Origin of warren
Definition for warren (2 of 2)
Examples from the Web for warren
Weiss is likely to get confirmed even as Warren and a handful of other progressive Democrats vote no.Sen. Warren’s Main Street Crusade to Pressure Clinton|Eleanor Clift|January 8, 2015|DAILY BEAST
“He is ‘an independent socialist,’” said one organizer supportive of Warren.Why the Left Loves Warren, But Won’t Swoon for Sanders|David Freedlander|December 19, 2014|DAILY BEAST
More centrist Democrats will make a few gestures in the Warren direction, but nothing more.
No one expects her to be Elizabeth Warren, but everyone expects Clinton to hear and respect Warren.
Warren makes one clearly recognizable gesture to the center, and the centrists make one recognizable gesture to the left.
Dr. Warren's interest in the Extraordinary Case increased at each visit he made.
Warren claimed a ditched town, octagonal in shape, measuring in perimeter one thousand three hundred and eighty-five feet.Stories of Old Kentucky|Martha Grassham Purcell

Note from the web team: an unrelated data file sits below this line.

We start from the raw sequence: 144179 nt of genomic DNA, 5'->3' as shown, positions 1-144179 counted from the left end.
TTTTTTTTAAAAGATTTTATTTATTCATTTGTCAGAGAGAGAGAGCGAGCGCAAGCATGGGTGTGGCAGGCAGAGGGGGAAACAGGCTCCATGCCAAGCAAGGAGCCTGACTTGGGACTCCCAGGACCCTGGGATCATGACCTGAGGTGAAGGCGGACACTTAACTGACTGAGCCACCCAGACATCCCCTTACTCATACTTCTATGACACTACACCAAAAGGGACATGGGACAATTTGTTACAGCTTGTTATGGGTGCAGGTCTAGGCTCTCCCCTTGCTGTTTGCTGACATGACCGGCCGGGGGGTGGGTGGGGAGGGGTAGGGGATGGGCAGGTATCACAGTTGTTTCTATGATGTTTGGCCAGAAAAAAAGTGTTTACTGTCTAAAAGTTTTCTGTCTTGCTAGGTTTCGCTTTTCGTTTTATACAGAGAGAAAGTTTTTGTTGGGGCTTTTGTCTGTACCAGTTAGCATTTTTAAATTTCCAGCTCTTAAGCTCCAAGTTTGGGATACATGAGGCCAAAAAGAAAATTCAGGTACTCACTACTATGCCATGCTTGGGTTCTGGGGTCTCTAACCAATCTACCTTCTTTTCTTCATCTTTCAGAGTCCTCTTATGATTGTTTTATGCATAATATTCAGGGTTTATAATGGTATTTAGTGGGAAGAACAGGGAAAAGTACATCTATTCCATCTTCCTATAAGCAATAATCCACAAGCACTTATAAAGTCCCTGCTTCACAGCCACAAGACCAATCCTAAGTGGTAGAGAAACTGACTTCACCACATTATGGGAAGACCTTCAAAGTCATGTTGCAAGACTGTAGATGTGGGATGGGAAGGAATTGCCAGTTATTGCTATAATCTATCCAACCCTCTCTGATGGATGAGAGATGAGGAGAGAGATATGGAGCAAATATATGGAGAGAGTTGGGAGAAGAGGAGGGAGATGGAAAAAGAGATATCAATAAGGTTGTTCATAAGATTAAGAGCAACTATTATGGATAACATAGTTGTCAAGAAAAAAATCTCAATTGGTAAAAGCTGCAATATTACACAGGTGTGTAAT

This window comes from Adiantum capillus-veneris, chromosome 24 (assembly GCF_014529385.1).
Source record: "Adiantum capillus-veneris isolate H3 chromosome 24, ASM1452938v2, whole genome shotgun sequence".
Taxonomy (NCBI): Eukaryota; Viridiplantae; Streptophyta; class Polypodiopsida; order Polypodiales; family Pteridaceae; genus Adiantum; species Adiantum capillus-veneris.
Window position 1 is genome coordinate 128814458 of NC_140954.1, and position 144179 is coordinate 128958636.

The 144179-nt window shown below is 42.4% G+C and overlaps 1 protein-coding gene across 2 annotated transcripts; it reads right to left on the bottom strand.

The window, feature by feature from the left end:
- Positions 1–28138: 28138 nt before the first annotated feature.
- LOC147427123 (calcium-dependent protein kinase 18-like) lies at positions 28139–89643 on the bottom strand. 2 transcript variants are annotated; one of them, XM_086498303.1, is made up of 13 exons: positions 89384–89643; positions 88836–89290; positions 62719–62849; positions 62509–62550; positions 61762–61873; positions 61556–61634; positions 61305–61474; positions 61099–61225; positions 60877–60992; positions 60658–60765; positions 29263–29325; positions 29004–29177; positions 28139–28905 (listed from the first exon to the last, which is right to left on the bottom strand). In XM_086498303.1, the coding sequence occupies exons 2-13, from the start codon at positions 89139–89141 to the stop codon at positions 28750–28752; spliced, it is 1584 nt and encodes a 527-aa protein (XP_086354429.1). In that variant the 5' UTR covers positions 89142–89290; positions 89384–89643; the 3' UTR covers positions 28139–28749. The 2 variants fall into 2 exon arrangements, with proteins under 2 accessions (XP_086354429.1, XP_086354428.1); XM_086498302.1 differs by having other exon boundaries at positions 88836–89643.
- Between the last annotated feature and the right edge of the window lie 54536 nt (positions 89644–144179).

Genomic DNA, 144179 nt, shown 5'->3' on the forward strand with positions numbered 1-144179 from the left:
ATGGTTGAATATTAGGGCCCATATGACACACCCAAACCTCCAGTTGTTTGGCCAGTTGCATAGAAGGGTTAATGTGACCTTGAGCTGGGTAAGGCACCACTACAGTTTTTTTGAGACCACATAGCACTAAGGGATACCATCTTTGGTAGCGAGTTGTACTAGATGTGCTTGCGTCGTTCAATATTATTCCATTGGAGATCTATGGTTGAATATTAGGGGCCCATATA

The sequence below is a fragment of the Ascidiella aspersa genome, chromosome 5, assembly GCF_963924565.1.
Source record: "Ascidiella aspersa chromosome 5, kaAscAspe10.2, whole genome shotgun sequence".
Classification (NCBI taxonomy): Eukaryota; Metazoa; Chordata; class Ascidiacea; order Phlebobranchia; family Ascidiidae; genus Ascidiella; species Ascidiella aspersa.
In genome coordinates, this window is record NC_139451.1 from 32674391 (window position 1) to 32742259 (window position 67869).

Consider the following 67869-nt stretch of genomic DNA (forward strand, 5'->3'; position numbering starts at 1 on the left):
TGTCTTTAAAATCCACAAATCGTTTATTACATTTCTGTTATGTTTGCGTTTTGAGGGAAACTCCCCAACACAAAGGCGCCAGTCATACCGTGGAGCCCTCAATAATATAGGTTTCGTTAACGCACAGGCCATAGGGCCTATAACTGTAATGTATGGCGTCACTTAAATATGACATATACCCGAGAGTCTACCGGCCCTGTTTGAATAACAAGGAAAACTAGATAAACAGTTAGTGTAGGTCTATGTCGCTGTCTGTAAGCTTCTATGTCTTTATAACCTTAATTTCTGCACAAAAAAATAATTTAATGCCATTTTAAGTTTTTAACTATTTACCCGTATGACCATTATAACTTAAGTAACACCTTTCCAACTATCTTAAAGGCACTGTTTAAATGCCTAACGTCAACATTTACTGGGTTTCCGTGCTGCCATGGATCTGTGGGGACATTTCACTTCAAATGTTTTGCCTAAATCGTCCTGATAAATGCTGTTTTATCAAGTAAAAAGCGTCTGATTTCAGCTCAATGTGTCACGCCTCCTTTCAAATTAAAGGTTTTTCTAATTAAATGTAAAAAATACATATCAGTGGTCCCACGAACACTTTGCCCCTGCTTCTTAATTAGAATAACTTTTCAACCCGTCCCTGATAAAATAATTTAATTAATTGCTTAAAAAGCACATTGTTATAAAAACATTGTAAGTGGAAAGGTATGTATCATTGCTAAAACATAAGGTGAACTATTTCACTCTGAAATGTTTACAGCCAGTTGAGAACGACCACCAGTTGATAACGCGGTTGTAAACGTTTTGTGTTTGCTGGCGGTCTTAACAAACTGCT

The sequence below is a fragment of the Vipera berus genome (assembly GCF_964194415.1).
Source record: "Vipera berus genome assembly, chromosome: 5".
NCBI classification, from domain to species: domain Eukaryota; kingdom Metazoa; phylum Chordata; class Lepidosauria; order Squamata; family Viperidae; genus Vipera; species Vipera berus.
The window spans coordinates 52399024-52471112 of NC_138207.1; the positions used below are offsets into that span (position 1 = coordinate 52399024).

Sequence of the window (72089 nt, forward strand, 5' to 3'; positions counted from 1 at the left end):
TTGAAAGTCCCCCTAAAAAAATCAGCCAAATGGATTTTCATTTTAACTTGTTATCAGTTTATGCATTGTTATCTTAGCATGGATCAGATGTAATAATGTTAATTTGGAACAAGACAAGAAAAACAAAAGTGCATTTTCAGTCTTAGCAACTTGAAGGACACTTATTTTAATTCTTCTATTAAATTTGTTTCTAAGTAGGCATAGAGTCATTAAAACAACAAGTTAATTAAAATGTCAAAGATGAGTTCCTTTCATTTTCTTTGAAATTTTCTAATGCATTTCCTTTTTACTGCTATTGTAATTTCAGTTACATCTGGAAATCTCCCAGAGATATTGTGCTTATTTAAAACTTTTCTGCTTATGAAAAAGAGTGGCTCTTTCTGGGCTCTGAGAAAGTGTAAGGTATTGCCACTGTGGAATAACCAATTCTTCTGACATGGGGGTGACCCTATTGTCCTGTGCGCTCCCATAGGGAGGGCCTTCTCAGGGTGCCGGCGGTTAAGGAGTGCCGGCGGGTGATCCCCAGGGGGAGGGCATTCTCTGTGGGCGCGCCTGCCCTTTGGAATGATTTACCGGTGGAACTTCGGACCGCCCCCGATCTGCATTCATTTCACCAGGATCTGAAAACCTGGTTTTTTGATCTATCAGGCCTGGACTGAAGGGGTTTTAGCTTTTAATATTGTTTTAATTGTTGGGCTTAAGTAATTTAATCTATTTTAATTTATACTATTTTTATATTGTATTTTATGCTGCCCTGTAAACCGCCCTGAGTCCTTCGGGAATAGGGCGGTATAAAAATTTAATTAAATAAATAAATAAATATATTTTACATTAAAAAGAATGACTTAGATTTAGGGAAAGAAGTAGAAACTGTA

While this was going on Warren got his men up, repulsed Early, and drove him more than a mile.Personal Memoirs of U. S. Grant, Complete|Ulysses S. Grant
It was the fear of this that caused Warren to ask his friend to draw up as near to him as he could.The Young Ranchers|Edward S. Ellis
Dr. Warren had seen the change wrought, and had noted evidences that money was not unobtainable.
British Dictionary definitions for warren (1 of 3)
- mainly British an enclosed place where small game animals or birds are kept, esp for breeding, or a part of a river or lake enclosed by nets in which fish are kept (esp in the phrase beasts or fowls of warren)
- English legal history a franchise permitting one to keep animals, birds, or fish in this way
Word Origin for warren
British Dictionary definitions for warren (2 of 3)
British Dictionary definitions for warren (3 of 3)
Word Origin and History for warren
late 14c., "piece of land enclosed for breeding beasts and fowls," from Anglo-French and Old North French warenne, Old French garenna "game park," possibly from Gaulish *varenna "enclosed area," related to *varros "post." Or the Old French forms may derive from the present participle of Old French warir "defend, keep," from the Germanic root *war- "to protect, guard" (source of Old English warian "take care;" see warrant (n.)). Later especially "piece of land for breeding of rabbits" (c.1400), which led to the transferred sense of "cluster of densely populated living spaces" (1640s).